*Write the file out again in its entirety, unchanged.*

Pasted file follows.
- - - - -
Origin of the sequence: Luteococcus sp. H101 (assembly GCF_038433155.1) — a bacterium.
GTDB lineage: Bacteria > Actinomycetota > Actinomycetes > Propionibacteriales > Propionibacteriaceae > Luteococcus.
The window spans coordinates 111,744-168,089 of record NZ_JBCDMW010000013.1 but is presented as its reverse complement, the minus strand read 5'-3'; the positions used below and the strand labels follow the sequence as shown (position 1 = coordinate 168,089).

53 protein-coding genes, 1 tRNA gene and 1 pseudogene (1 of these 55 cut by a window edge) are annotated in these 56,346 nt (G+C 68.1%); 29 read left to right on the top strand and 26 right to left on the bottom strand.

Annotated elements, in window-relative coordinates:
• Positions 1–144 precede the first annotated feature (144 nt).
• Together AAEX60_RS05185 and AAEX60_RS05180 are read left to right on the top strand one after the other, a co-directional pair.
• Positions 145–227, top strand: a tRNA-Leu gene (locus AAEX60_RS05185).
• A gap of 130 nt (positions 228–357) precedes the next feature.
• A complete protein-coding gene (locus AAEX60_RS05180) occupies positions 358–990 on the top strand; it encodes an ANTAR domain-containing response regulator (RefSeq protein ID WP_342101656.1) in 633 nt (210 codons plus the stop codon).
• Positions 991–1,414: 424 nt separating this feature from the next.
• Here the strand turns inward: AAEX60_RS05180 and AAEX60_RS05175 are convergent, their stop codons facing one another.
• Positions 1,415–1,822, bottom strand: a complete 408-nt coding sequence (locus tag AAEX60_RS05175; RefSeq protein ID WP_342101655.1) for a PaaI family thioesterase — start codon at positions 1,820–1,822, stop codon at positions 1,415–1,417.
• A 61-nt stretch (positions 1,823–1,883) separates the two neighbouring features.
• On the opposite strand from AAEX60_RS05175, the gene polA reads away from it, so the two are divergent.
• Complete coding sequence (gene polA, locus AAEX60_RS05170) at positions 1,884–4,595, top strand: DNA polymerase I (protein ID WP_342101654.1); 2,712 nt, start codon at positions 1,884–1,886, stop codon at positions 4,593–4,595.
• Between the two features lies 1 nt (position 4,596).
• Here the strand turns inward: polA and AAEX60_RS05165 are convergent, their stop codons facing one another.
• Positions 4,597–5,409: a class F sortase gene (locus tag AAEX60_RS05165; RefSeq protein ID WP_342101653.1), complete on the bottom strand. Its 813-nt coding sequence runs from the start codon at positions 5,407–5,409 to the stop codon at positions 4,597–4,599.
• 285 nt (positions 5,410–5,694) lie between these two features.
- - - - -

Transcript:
Origin of the sequence: Luteococcus sp. H101 (assembly GCF_038433155.1) — a bacterium.
GTDB lineage: Bacteria > Actinomycetota > Actinomycetes > Propionibacteriales > Propionibacteriaceae > Luteococcus.
The window spans coordinates 111,744-168,089 of record NZ_JBCDMW010000013.1 but is presented as its reverse complement, the minus strand read 5'-3'; the positions used below and the strand labels follow the sequence as shown (position 1 = coordinate 168,089).

53 protein-coding genes, 1 tRNA gene and 1 pseudogene (1 of these 55 cut by a window edge) are annotated in these 56,346 nt (G+C 68.1%); 29 read left to right on the top strand and 26 right to left on the bottom strand.

Annotated elements, in window-relative coordinates:
• Positions 1–144 precede the first annotated feature (144 nt).
• Together AAEX60_RS05185 and AAEX60_RS05180 are read left to right on the top strand one after the other, a co-directional pair.
• Positions 145–227, top strand: a tRNA-Leu gene (locus AAEX60_RS05185).
• A gap of 130 nt (positions 228–357) precedes the next feature.
• A complete protein-coding gene (locus AAEX60_RS05180) occupies positions 358–990 on the top strand; it encodes an ANTAR domain-containing response regulator (RefSeq protein ID WP_342101656.1) in 633 nt (210 codons plus the stop codon).
• Positions 991–1,414: 424 nt separating this feature from the next.
• Here the strand turns inward: AAEX60_RS05180 and AAEX60_RS05175 are convergent, their stop codons facing one another.
• Positions 1,415–1,822, bottom strand: a complete 408-nt coding sequence (locus tag AAEX60_RS05175; RefSeq protein ID WP_342101655.1) for a PaaI family thioesterase — start codon at positions 1,820–1,822, stop codon at positions 1,415–1,417.
• A 61-nt stretch (positions 1,823–1,883) separates the two neighbouring features.
• On the opposite strand from AAEX60_RS05175, the gene polA reads away from it, so the two are divergent.
• Complete coding sequence (gene polA, locus AAEX60_RS05170) at positions 1,884–4,595, top strand: DNA polymerase I (protein ID WP_342101654.1); 2,712 nt, start codon at positions 1,884–1,886, stop codon at positions 4,593–4,595.
• Between the two features lies 1 nt (position 4,596).
• Here the strand turns inward: polA and AAEX60_RS05165 are convergent, their stop codons facing one another.
• Positions 4,597–5,409: a class F sortase gene (locus tag AAEX60_RS05165; RefSeq protein ID WP_342101653.1), complete on the bottom strand. Its 813-nt coding sequence runs from the start codon at positions 5,407–5,409 to the stop codon at positions 4,597–4,599.
• 285 nt (positions 5,410–5,694) lie between these two features.